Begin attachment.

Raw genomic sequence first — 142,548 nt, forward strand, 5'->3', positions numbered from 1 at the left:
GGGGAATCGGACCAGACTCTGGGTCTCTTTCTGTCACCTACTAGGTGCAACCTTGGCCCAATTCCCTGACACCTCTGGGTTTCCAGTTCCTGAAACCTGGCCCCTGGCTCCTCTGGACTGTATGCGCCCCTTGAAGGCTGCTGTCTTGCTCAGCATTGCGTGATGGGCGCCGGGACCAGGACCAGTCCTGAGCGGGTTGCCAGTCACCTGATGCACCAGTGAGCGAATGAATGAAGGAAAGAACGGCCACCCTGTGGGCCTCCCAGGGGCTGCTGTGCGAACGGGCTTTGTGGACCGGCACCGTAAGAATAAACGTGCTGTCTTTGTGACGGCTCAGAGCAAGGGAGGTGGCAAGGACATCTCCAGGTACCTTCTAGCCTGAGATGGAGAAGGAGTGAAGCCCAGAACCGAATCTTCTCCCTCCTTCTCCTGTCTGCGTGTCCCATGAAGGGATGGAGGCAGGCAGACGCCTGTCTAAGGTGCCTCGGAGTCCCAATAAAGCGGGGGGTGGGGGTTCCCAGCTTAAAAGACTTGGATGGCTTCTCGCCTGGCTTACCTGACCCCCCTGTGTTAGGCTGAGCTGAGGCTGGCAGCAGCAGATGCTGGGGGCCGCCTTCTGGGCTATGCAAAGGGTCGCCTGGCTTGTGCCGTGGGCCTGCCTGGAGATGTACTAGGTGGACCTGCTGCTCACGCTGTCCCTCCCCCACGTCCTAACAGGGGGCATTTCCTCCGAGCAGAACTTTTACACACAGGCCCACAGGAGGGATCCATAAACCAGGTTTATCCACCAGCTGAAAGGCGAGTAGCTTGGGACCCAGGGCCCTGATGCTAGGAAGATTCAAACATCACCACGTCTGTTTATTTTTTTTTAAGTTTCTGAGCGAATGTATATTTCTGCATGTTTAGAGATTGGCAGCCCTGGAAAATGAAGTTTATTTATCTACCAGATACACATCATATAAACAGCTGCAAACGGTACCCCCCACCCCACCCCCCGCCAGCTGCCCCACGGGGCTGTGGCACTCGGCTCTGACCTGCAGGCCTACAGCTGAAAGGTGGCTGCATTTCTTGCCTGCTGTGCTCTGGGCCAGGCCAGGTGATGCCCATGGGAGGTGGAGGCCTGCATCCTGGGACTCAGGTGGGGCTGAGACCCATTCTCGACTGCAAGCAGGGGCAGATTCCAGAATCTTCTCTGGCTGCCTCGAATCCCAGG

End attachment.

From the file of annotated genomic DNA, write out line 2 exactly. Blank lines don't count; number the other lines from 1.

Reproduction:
GGGGAATCGGACCAGACTCTGGGTCTCTTTCTGTCACCTACTAGGTGCAACCTTGGCCCAATTCCCTGACACCTCTGGGTTTCCAGTTCCTGAAACCTGGCCCCTGGCTCCTCTGGACTGTATGCGCCCCTTGAAGGCTGCTGTCTTGCTCAGCATTGCGTGATGGGCGCCGGGACCAGGACCAGTCCTGAGCGGGTTGCCAGTCACCTGATGCACCAGTGAGCGAATGAATGAAGGAAAGAACGGCCACCCTGTGGGCCTCCCAGGGGCTGCTGTGCGAACGGGCTTTGTGGACCGGCACCGTAAGAATAAACGTGCTGTCTTTGTGACGGCTCAGAGCAAGGGAGGTGGCAAGGACATCTCCAGGTACCTTCTAGCCTGAGATGGAGAAGGAGTGAAGCCCAGAACCGAATCTTCTCCCTCCTTCTCCTGTCTGCGTGTCCCATGAAGGGATGGAGGCAGGCAGACGCCTGTCTAAGGTGCCTCGGAGTCCCAATAAAGCGGGGGGTGGGGGTTCCCAGCTTAAAAGACTTGGATGGCTTCTCGCCTGGCTTACCTGACCCCCCTGTGTTAGGCTGAGCTGAGGCTGGCAGCAGCAGATGCTGGGGGCCGCCTTCTGGGCTATGCAAAGGGTCGCCTGGCTTGTGCCGTGGGCCTGCCTGGAGATGTACTAGGTGGACCTGCTGCTCACGCTGTCCCTCCCCCACGTCCTAACAGGGGGCATTTCCTCCGAGCAGAACTTTTACACACAGGCCCACAGGAGGGATCCATAAACCAGGTTTATCCACCAGCTGAAAGGCGAGTAGCTTGGGACCCAGGGCCCTGATGCTAGGAAGATTCAAACATCACCACGTCTGTTTATTTTTTTTTAAGTTTCTGAGCGAATGTATATTTCTGCATGTTTAGAGATTGGCAGCCCTGGAAAATGAAGTTTATTTATCTACCAGATACACATCATATAAACAGCTGCAAACGGTACCCCCCACCCCACCCCCCGCCAGCTGCCCCACGGGGCTGTGGCACTCGGCTCTGACCTGCAGGCCTACAGCTGAAAGGTGGCTGCATTTCTTGCCTGCTGTGCTCTGGGCCAGGCCAGGTGATGCCCATGGGAGGTGGAGGCCTGCATCCTGGGACTCAGGTGGGGCTGAGACCCATTCTCGACTGCAAGCAGGGGCAGATTCCAGAATCTTCTCTGGCTGCCTCGAATCCCAGG